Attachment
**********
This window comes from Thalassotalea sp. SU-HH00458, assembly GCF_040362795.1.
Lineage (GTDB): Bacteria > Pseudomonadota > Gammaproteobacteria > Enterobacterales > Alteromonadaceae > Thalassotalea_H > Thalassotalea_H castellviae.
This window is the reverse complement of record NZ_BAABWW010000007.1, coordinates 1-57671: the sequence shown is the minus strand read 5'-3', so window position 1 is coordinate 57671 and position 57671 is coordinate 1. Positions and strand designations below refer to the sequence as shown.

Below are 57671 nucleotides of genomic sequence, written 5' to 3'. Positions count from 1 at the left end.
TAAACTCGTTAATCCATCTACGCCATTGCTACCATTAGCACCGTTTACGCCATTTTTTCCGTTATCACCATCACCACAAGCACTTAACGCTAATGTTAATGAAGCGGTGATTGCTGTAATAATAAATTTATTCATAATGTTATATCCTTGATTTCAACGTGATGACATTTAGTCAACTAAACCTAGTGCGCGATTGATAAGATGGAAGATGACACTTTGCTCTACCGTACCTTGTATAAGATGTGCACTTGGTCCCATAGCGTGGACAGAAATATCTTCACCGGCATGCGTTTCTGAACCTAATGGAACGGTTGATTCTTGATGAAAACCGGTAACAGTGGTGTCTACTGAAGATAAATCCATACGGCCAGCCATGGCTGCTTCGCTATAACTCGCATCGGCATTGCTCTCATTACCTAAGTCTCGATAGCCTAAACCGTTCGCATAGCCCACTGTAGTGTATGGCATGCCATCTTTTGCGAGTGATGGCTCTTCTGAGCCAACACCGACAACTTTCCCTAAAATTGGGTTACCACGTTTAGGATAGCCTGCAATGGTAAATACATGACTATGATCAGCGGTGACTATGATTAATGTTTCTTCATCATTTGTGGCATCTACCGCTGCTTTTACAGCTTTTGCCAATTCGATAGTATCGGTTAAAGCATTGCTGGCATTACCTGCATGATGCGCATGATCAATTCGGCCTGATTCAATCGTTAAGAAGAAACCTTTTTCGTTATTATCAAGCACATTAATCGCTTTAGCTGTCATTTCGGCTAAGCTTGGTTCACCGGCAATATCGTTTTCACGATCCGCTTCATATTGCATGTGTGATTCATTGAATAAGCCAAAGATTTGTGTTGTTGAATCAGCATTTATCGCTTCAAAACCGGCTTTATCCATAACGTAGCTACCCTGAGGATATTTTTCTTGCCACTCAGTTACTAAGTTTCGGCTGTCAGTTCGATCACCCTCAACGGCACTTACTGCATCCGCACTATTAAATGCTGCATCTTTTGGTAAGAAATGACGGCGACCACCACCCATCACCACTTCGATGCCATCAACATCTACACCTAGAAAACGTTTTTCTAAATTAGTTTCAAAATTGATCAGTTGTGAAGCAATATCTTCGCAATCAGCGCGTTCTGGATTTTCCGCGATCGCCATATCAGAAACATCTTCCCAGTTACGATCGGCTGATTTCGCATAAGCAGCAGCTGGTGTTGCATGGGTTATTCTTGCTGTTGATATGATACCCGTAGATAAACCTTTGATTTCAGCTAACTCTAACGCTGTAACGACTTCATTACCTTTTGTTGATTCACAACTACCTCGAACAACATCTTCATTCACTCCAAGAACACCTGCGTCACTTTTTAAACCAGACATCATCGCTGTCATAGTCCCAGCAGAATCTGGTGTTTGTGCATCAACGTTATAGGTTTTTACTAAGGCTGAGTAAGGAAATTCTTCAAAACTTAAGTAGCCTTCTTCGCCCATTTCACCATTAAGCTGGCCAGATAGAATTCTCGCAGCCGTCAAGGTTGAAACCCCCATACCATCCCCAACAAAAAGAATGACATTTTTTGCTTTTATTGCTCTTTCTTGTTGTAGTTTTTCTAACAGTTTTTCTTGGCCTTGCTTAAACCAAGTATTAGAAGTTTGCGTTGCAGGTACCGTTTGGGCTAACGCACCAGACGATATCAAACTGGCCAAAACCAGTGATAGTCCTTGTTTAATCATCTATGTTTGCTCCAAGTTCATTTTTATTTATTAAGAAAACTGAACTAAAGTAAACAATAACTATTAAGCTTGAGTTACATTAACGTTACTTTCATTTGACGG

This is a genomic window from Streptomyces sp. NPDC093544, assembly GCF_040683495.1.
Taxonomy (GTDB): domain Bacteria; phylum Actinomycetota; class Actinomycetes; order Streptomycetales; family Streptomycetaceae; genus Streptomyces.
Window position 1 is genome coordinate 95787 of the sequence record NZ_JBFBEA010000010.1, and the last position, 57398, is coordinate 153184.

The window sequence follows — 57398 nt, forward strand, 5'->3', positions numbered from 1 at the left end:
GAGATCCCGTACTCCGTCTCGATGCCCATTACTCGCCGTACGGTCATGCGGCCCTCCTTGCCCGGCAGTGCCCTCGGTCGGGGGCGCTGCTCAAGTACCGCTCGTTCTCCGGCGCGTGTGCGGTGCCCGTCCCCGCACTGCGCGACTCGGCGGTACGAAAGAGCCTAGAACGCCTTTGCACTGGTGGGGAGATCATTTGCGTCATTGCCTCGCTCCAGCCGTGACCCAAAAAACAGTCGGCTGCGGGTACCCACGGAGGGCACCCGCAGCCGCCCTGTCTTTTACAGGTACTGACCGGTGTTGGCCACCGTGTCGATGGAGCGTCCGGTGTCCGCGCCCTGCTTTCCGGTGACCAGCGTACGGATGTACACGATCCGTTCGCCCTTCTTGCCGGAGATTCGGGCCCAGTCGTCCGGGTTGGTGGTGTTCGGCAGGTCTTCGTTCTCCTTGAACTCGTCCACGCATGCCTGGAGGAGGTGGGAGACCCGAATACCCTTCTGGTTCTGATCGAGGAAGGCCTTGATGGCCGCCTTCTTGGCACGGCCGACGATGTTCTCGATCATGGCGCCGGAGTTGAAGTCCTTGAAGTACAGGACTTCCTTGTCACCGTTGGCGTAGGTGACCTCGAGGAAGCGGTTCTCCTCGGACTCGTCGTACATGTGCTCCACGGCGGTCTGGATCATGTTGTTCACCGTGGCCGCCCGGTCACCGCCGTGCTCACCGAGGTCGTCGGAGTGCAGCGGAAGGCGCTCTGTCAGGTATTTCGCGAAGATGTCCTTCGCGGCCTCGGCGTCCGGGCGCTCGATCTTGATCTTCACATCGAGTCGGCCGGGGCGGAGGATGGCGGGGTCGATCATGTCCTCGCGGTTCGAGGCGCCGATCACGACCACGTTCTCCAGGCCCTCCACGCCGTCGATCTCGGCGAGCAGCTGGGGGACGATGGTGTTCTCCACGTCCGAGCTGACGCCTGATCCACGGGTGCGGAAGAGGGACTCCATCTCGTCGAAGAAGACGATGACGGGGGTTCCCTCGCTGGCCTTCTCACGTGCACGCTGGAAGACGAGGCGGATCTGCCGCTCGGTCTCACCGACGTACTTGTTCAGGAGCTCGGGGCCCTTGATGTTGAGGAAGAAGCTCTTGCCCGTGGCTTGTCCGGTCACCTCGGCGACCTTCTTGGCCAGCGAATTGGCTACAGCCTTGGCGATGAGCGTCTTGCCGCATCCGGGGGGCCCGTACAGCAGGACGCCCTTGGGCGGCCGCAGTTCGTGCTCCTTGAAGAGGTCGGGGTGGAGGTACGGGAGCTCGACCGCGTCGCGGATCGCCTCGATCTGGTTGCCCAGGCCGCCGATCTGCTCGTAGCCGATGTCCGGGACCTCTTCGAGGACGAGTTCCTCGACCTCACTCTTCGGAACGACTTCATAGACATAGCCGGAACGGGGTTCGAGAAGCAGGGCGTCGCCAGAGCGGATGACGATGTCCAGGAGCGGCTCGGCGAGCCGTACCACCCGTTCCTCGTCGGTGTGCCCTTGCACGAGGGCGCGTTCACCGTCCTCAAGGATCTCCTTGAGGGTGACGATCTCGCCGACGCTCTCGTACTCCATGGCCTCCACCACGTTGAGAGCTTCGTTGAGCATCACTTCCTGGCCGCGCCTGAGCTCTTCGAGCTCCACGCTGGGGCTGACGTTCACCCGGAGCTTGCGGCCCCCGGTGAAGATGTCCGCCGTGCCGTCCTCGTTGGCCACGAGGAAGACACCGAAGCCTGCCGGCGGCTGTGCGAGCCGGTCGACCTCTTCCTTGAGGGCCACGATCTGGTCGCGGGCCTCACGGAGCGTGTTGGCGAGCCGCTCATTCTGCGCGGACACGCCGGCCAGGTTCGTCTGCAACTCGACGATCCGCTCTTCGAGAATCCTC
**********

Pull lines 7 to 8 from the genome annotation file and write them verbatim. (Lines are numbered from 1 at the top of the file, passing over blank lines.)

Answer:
Taxonomy (GTDB): domain Bacteria; phylum Actinomycetota; class Actinomycetes; order Streptomycetales; family Streptomycetaceae; genus Streptomyces.
Window position 1 is genome coordinate 95787 of the sequence record NZ_JBFBEA010000010.1, and the last position, 57398, is coordinate 153184.